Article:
Tardily, the international response to the latest Ebola outbreak is gathering pace. The US has committed $1 billion (£621bn) in aid and will deploy up to 4,000 troops to affected countries, if required. The UK contribution will see the RFA Argus moored off the Sierra Leone coast, providing logistical support for hospitals and treatment centres to be built. By November’s end, around 750 British troops will be in Sierra Leone helping to tackle the outbreak, making it the UK military’s biggest current overseas deployment.
We can only hope that these measures are timely. Sierra Leone, having enjoyed a period of stability and economic growth after years of war, once more finds itself vulnerable. In Liberia, the worst-affected country, the public health system is disintegrating. Health workers are leaving their jobs, hospitals are closing. Across the affected region, people are staying indoors and not going to work. Children are being kept from school. The under-reporting of Ebola cases is thought to be rife. As societal deterioration unfolds, the UN World Food Programme is now concerned that chronic food shortages may hit West Africa.
The current crisis can be linked to a familiar villain – negligence on the part of richer nations. The Sars scare in 2003 spurred a revision of the International Health Regulations aimed at improving global disease surveillance and response. Crucial to this process was the richer nations supporting and working with the poorer ones. This clearly hasn’t happened as required. The nations currently affected by Ebola don’t have effective disease surveillance systems in place, nor do they have adequate medical and laboratory facilities. What we are witnessing now is the consequence of having an international disease monitoring and response system which prohibits the key at-risk nations from working effectively within that system. It represents, critics say, a clear failure of commitment by those nations best placed to commit.
As the focus now shifts to monitoring and prevention in 15 other African countries, some commentators remain sceptical about exaggerating the seriousness of the outbreak. The UN, on the other hand, warned this week the world has just 60 days to get Ebola under control, or face an “unprecedented situation for which we don’t have a plan”. Faced with having to choose between sceptical minimal engagement, and meaningful action, adopting the former position seems a fool’s choice.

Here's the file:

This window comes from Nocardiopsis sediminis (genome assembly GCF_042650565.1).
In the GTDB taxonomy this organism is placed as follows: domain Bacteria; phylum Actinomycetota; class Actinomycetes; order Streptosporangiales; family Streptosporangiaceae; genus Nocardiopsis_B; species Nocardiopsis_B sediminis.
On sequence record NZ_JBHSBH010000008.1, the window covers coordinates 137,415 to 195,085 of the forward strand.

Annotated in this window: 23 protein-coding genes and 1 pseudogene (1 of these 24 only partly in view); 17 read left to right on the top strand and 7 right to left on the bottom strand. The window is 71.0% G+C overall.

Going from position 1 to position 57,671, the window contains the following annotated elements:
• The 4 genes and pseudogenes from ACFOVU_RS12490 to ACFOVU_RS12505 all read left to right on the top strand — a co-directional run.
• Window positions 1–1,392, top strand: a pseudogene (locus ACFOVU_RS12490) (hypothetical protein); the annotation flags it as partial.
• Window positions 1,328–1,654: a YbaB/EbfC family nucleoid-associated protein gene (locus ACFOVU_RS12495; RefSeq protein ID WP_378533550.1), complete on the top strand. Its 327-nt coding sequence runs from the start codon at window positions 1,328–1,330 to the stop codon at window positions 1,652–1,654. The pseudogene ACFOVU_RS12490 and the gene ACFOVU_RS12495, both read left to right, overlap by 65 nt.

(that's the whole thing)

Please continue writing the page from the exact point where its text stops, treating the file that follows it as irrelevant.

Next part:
What is required now is not just a Herculean effort to de-escalate the current crisis but also a clear acknowledgement of why things stand as they do.
Whilst we should be wary of over-simplifying, a significant part of the solution is fairly straightforward. The World Health Organisation (WHO) needs to see an end to the budget cuts which have slowly enfeebled it over decades. Short term, it needs sufficient funds to get more trained people on the ground in Central and West Africa, and to keep them there. Longer term, it needs to be sufficiently financed so that it can maintain an effective global disease surveillance and response programme.
If that sounds fairly straightforward, the difficulty may lie in convincing those who have underfunded the WHO in recent times – its 194 member states. Any bolstering of the WHO will require a sea change in how its work is regarded. In short, the world’s leading nations will have to start taking lethal communicable diseases as seriously as they do security threats, such as international terrorism.
When we look at the impact of the current outbreak, we can see that there is much to justify this necessary change in perspective. Notwithstanding the health risks attached to the accelerating transmission of the virus, the prospect of state failure in West Africa is pronounced. We have become all too familiar with the effects of such failures in recent years. They create wars and refugees, decimate the physical environment and provide opportunities for extremism to flourish. These events invariably impact heavily on neighbouring states and entire regions. Ultimately, the ripple effects are rarely confined to the African continent.
The US and the UK would be crucial participants in any serious commitment to re-bolster the WHO and its work. Both countries already demonstrate a willingness to commit vast sums of money to address notional threats on other continents. Even at the height of austerity, funding continues to flow towards “anti-terrorism” endeavours across the Middle East and Africa. At this point, it is difficult to argue that addressing infectious diseases should not receive a similar commitment. To renege on addressing this issue will simply put problems on hold. The current outbreak, or even the next one, may not turn out to be the stuff of disaster movies but if the international community won’t commit to the implementation of an effective global monitoring and response system, we will continue to be dragged back to where we are now: watching innocent people die, affected nations fragment, worrying about whether the disease will reach us, and spending money recklessly in the desperate attempt to play catch-up.
The World Bank estimates that 90 per cent of the costs of any outbreak “come from irrational and disorganised efforts to avoid infection.” If the moral imperative to commit to this issue is not in itself sufficiently moving, then the economic and security imperatives surely dictate the wisest path to follow.